In 2006, Higgins and Congressmen James T. Walsh and Tim Murphy met with several government leaders in Ireland in which there was a confirmation announcement of the Irish Republican Army (IRA) weapons decommissioning. Government leaders with whom the three congressmen met included Irish Foreign Minister Dermot Ahern, Secretary of State for Northern Ireland Peter Hain, US Ambassador to Ireland James C. Kenny, US Ambassador to the United Kingdom Robert H. Tuttle, and the leadership of each of the main political parties involved in the process for peace.

Regarding Higgins’ visit to Ireland in association with the peace talks, Higgins stated on his congressional website on January 20, 2006:


While serving in the New York State Assembly from 1999 to 2004, Higgins consistently voted anti-abortion. Since running for Congress in 2004, Higgins identifies himself as pro-choice. In 2006, Higgins was given a rating of 9% by the NRLC, which indicates a pro-choice stance. Higgins received a score of 100% (a perfect score) from Planned Parenthood in 2012 and from NARAL Pro-Choice America in 2011.


In 1993, during his final year on the Council, Higgins was rated “Buffalo’s Best Lawmaker” in a 1993 Buffalo News Survey of Western New York business and community leaders. Responding to the survey were 158 business, community, and government leaders in Western New York. Higgins earned the highest rating of any political leader with a 3.81 out of a possible score of 5. The Buffalo News stated in regard to Higgins being named top lawmaker, “During his 5 1/2 years on the Council, he has earned a reputation as a thoughtful, soft-spoken lawmaker who has paid attention to both district and citywide concerns.” One community leader stated, “Brian is a very bright, responsible public official,” while a government leader is quoted, saying of Higgins, “The best Councilman in Buffalo. Has great vision.”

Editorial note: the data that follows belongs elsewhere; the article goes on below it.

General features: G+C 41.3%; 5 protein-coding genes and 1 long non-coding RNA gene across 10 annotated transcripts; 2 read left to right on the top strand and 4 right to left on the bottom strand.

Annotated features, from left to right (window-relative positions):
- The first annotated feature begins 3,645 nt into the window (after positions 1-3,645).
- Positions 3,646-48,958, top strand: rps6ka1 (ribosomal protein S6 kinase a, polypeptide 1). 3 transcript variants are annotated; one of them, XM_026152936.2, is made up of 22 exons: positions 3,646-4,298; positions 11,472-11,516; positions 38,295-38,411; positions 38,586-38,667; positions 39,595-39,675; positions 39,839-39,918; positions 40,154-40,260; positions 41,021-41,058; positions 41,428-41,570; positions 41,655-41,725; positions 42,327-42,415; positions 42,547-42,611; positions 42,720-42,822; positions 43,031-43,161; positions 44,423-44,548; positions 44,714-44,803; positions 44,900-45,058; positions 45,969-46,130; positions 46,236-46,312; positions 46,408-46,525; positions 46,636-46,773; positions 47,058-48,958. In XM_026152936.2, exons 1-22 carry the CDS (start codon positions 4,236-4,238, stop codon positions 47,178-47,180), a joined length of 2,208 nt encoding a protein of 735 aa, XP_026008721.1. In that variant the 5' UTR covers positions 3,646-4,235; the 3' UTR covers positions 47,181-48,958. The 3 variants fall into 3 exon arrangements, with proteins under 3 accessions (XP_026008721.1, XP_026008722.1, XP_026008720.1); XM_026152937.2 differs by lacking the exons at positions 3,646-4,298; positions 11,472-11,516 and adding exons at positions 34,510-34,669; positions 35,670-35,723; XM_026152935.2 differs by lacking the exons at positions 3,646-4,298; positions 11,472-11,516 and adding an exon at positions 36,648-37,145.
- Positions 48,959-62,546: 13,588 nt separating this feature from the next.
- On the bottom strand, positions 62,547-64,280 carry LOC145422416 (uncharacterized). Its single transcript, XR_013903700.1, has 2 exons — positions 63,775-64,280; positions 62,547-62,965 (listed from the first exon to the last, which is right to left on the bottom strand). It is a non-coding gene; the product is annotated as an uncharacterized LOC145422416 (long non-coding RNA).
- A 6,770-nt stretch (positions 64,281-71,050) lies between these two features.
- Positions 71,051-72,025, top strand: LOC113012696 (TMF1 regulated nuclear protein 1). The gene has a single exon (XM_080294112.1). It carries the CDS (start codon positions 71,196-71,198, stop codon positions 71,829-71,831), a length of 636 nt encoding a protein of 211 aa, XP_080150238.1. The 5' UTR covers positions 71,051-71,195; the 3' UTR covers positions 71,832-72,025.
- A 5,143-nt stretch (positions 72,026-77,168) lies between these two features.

Jack Quinn, a moderate Republican who had represented the heavily Democratic 27th since 1993, unexpectedly announced his retirement in 2004. In April 2004, Higgins entered the race, and narrowly defeated then-Erie County Comptroller Nancy Naples. Even after redistricting following the 2000 census, the district was made slightly friendlier for Quinn (in part, by adding mostly rural Chautauqua County), but was still at the time the most Democratic district in the country to be represented by a Republican. The district has since reverted to form, and Higgins has been reelected three times without serious difficulty, never dropping below 60 percent of the vote. He easily dispatched his 2008 and 2010 opponents even after they posted six-figure fundraising numbers. In both 2006 and 2008, Higgins garnered more than 70% of the vote.


A native of South Buffalo, Higgins served on the Buffalo Common Council (city council) from 1988 to 1993, representing the South District. Higgins mentioned that his grandparents are from Ireland.


Higgins graduated from Buffalo State College with a B.A. in political science in 1984. He later received an M.A. in history from Buffalo State College in 1995, and an M.P.A. from the John F. Kennedy School of Government at Harvard University in 1996. Higgins has also instructed courses on state and local government, and the economic history of Buffalo and Western New York, in the departments of history and economics at Buffalo State College. Further, he served as the 145th District representative to the New York State Assembly from 1999 through 2004.


Brian M. Higgins (born October 6, 1959) is the U.S. Representative for New York’s 26th congressional district , serving since 2005. The district, numbered as the 27th district from 2005 to 2013, includes Buffalo and Niagara Falls. He is a member of the Democratic Party and is an active member of several congressional committees and caucuses. Higgins was born and raised in Buffalo, and graduated from college in Buffalo, later obtaining his graduate degrees from both Buffalo State College and Harvard University.